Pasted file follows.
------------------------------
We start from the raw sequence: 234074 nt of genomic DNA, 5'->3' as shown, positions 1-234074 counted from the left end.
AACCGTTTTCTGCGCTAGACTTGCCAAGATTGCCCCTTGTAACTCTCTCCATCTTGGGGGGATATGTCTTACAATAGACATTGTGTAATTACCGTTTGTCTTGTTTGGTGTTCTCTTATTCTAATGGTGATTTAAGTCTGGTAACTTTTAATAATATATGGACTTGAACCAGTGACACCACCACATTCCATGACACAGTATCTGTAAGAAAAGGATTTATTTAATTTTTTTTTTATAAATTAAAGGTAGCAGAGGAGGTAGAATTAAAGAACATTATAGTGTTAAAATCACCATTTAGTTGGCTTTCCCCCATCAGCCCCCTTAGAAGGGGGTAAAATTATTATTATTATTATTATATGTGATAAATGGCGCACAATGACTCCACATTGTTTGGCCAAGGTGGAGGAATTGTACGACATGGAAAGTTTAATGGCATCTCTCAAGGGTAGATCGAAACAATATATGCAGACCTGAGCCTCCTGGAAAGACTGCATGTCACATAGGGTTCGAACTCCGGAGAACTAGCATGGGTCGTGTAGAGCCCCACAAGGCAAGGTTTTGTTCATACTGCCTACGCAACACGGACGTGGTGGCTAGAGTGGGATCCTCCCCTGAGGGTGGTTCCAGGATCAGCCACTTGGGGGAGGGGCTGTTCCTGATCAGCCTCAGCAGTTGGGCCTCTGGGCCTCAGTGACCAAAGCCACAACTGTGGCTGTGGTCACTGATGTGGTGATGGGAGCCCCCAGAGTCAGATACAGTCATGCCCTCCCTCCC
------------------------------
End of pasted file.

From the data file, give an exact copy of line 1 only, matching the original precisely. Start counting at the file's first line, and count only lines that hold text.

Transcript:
We start from the raw sequence: 234074 nt of genomic DNA, 5'->3' as shown, positions 1-234074 counted from the left end.